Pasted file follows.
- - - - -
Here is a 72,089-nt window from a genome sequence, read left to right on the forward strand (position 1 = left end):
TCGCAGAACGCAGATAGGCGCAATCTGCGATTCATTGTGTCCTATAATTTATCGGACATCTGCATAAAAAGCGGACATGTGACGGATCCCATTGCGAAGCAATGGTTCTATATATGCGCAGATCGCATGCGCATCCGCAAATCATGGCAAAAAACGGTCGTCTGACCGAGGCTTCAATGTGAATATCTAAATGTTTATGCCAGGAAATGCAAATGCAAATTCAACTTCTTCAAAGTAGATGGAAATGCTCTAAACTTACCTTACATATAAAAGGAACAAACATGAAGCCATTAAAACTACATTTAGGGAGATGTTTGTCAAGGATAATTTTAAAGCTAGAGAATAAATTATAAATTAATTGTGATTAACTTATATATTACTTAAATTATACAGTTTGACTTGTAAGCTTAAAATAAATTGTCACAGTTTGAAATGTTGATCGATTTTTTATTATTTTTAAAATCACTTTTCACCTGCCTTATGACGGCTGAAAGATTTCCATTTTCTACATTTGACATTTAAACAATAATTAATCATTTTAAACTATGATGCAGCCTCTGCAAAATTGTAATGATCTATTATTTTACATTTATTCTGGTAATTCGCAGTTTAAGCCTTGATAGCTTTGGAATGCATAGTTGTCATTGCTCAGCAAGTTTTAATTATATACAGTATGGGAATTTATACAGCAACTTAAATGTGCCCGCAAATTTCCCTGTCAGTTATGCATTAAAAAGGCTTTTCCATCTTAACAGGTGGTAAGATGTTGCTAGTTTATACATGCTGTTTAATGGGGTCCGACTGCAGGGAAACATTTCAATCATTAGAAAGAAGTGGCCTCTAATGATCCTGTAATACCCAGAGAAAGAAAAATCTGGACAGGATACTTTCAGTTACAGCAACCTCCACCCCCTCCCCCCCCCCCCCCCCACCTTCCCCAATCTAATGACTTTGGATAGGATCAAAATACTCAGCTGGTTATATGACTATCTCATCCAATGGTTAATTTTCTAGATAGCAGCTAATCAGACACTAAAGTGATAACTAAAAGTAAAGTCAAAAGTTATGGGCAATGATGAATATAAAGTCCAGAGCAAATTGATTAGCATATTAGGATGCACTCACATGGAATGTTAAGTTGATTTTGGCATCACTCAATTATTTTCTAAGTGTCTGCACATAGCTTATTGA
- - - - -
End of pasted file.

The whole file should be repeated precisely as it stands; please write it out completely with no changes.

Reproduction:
Here is a 72,089-nt window from a genome sequence, read left to right on the forward strand (position 1 = left end):
TCGCAGAACGCAGATAGGCGCAATCTGCGATTCATTGTGTCCTATAATTTATCGGACATCTGCATAAAAAGCGGACATGTGACGGATCCCATTGCGAAGCAATGGTTCTATATATGCGCAGATCGCATGCGCATCCGCAAATCATGGCAAAAAACGGTCGTCTGACCGAGGCTTCAATGTGAATATCTAAATGTTTATGCCAGGAAATGCAAATGCAAATTCAACTTCTTCAAAGTAGATGGAAATGCTCTAAACTTACCTTACATATAAAAGGAACAAACATGAAGCCATTAAAACTACATTTAGGGAGATGTTTGTCAAGGATAATTTTAAAGCTAGAGAATAAATTATAAATTAATTGTGATTAACTTATATATTACTTAAATTATACAGTTTGACTTGTAAGCTTAAAATAAATTGTCACAGTTTGAAATGTTGATCGATTTTTTATTATTTTTAAAATCACTTTTCACCTGCCTTATGACGGCTGAAAGATTTCCATTTTCTACATTTGACATTTAAACAATAATTAATCATTTTAAACTATGATGCAGCCTCTGCAAAATTGTAATGATCTATTATTTTACATTTATTCTGGTAATTCGCAGTTTAAGCCTTGATAGCTTTGGAATGCATAGTTGTCATTGCTCAGCAAGTTTTAATTATATACAGTATGGGAATTTATACAGCAACTTAAATGTGCCCGCAAATTTCCCTGTCAGTTATGCATTAAAAAGGCTTTTCCATCTTAACAGGTGGTAAGATGTTGCTAGTTTATACATGCTGTTTAATGGGGTCCGACTGCAGGGAAACATTTCAATCATTAGAAAGAAGTGGCCTCTAATGATCCTGTAATACCCAGAGAAAGAAAAATCTGGACAGGATACTTTCAGTTACAGCAACCTCCACCCCCTCCCCCCCCCCCCCCCCACCTTCCCCAATCTAATGACTTTGGATAGGATCAAAATACTCAGCTGGTTATATGACTATCTCATCCAATGGTTAATTTTCTAGATAGCAGCTAATCAGACACTAAAGTGATAACTAAAAGTAAAGTCAAAAGTTATGGGCAATGATGAATATAAAGTCCAGAGCAAATTGATTAGCATATTAGGATGCACTCACATGGAATGTTAAGTTGATTTTGGCATCACTCAATTATTTTCTAAGTGTCTGCACATAGCTTATTGA